We’ve all been catching up with our favorite media recently, binging Netflix and YouTube, finding new streamers on Twitch, etc. Today, I wanted to take the chance to put the spotlight on a smaller trans streamer from Australia who I was lucky to have the chance to interview and ask some questions about what it is like getting started and trying to find a foothold in the over saturated market that Twitch has become.
Many people have been calling for a mass exodus from Twitch to Mixer, an alternative platform that is cited as being better if not only because it isn’t owned by Amazon. I’m not going to be touching on those things today, but it is relevant. It helps to realize how big streaming has gotten. Not only has Facebook and Youtube attempted to get in on the action with live streaming, but even Discord has had the functionality for some time, allowing streamers to control their audiences more.
On top of this, the different tools for streaming have been getting better and more varied as we go on. I remember starting out using OBS when I began trying to stream years ago, while many people are starting out now on Streamlabs OBS, which has exponentially more functionality that is more intuitive, streamlined, etc.
All of this in mind, let’s hear from the lovely SailorAmy about her experience with gaming in general and with getting started on Twitch.
Me: Okay so first things first: When did you start gaming?
Amy: I began playing games at a young age, around 7 years old. I vividly remember my days on the PS1, playing timeless classics like the Spyro Trilogy, Crash Bandicoot and Harry Potter and the Philosopher’s Stone. Now as a 22-year-old, I still experience the joy of gaming that I did as a kid but now I’m playing games like Animal Crossing, Breath of the Wild, and Cuphead
Me: How has being trans changed gaming for you, if at all? Was any part of it helpful in your journey coming out and discovering your identity?
Amy: I do remember through my early years, even before I realised I was trans that I had spent time creating female characters within games. It took quite some years to realize I had done this as a way to connect more to the characters, which in turn helped me along my path of exploring my gender identity. I find that throughout many trans gaming pages, many of us like to use these character creations to explore who we are and I hope that kids are able to do the same too. Being able to have your own little world where everything feels right is a great first step, and it definitely worked for me.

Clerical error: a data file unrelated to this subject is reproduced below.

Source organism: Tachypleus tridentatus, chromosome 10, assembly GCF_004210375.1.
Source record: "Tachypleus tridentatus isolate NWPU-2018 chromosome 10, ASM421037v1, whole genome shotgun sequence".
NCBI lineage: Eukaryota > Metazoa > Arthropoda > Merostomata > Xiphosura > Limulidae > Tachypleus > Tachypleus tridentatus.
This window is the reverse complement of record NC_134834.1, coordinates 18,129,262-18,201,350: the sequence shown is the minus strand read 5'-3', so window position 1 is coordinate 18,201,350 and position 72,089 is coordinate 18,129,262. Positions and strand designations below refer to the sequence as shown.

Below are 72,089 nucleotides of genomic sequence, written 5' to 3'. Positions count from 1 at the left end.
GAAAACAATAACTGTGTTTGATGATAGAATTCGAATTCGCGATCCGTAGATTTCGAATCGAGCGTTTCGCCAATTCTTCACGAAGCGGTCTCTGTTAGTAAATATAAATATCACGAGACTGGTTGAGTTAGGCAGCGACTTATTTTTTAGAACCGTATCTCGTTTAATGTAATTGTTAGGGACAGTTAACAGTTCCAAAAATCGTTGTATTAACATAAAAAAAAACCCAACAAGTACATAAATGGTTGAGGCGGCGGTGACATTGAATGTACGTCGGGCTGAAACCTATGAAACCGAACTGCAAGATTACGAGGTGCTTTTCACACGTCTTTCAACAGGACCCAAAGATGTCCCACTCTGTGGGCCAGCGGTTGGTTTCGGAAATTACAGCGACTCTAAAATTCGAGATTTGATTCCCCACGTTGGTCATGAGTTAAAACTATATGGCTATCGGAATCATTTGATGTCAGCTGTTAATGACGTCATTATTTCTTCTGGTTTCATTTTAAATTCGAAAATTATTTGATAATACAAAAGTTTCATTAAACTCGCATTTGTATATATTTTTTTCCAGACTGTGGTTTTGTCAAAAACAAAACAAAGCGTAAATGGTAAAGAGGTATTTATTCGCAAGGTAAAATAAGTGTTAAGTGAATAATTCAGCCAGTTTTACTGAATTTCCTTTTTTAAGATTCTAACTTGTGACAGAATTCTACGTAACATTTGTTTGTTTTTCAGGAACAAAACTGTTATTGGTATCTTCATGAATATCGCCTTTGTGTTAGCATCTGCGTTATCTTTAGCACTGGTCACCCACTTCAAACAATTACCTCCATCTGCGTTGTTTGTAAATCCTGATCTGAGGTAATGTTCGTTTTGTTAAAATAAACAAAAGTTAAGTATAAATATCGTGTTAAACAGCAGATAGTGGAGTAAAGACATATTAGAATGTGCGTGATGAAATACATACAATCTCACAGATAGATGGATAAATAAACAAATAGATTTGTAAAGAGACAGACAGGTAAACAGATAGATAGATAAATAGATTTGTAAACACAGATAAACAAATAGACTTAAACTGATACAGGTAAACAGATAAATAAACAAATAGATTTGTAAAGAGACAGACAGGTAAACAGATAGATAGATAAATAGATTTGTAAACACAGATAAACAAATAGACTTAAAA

Me: I agree! It’s a very common thread among trans folks who have grown up with video games for a reason. Do you have a day job at the moment? If so, what brought you to streaming?
Amy: This leads to a really defining moment in my life. Almost exactly a year ago I suddenly fell ill with an unknown illness which resulted in many hospital admissions and for many months I was an undiagnosed patient who experienced continuous pain, nausea, and breathlessness. Eventually, I found a doctor who trusted me and listened to what I had to say, and not long after I was diagnosed with gastroparesis, and Postural-Orthostatic Tachycardia Syndrome (POTS). Due to my illnesses and their sudden onset I had to leave my two jobs in the music industry which I had started right out of university, both being dream jobs.
Without being able to work, and having to be home very often due to pain and such I eventually decided that streaming was the best thing I could do. Now I’m able to work whenever I like, and at my own pace, however, the great thing about streaming is that it doesn’t feel like a job, and I’m able to relax and have fun with others. My goal through streaming is to prove that as both a chronically-ill/disabled person and as a trans-woman it is still possible for me to succeed in life, and I want to give hope to others in my community. If I can prove the bigots wrong and show [that] we as a community are worth listening to, then I’ve done my job.
Me: Wow! What a twist! With a wife that suffers from chronic illness and has suffered from gaslighting by Doctors, I understand your relief to finally be heard and trusted! I love that answer, how heartwarming!
So streaming is your full-time job now? If so, are there days where you wish you were reaching a bigger audience more easily? Or do you prefer to be more connected to a smaller community of regular viewers?
Amy: That’s a great question, and I’ve got a few different points of view or ideas about reaching a larger audience. With my streams, I find the most enjoyable ones for me are the streams where I can interact with viewers and be able to have a fun time together. Given that I still have quite a small following, I’m not reaching a lot of people currently but as long as my viewers are enjoying the content and I’m having a fun time, then I’m happy.
Me: I find this attitude a lot in the trans community to be honest – uplift others as you wished someone had uplifted you as a young egg, be a good example, share your light, etc.
Me: Ahhh, yes very lucky indeed to have familial support. That’s always good to hear! I’m very happy about how well you’re doing after what you’ve struggled with